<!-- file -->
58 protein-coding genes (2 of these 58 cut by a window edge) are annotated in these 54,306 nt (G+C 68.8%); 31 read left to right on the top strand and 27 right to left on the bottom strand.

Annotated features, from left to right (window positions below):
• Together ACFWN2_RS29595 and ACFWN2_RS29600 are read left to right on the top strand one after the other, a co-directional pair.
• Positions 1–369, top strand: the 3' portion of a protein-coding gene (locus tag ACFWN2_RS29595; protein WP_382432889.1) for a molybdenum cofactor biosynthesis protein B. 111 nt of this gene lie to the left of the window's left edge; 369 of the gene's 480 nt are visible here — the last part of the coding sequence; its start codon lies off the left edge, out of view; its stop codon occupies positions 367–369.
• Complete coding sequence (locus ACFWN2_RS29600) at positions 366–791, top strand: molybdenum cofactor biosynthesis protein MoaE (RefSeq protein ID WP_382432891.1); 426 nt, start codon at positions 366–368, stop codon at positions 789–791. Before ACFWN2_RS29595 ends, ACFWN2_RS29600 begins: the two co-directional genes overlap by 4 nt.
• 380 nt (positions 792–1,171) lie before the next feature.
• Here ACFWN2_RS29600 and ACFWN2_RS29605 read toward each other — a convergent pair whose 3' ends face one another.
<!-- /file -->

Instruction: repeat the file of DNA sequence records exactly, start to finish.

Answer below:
58 protein-coding genes (2 of these 58 cut by a window edge) are annotated in these 54,306 nt (G+C 68.8%); 31 read left to right on the top strand and 27 right to left on the bottom strand.

Annotated features, from left to right (window positions below):
• Together ACFWN2_RS29595 and ACFWN2_RS29600 are read left to right on the top strand one after the other, a co-directional pair.
• Positions 1–369, top strand: the 3' portion of a protein-coding gene (locus tag ACFWN2_RS29595; protein WP_382432889.1) for a molybdenum cofactor biosynthesis protein B. 111 nt of this gene lie to the left of the window's left edge; 369 of the gene's 480 nt are visible here — the last part of the coding sequence; its start codon lies off the left edge, out of view; its stop codon occupies positions 367–369.
• Complete coding sequence (locus ACFWN2_RS29600) at positions 366–791, top strand: molybdenum cofactor biosynthesis protein MoaE (RefSeq protein ID WP_382432891.1); 426 nt, start codon at positions 366–368, stop codon at positions 789–791. Before ACFWN2_RS29595 ends, ACFWN2_RS29600 begins: the two co-directional genes overlap by 4 nt.
• 380 nt (positions 792–1,171) lie before the next feature.
• Here ACFWN2_RS29600 and ACFWN2_RS29605 read toward each other — a convergent pair whose 3' ends face one another.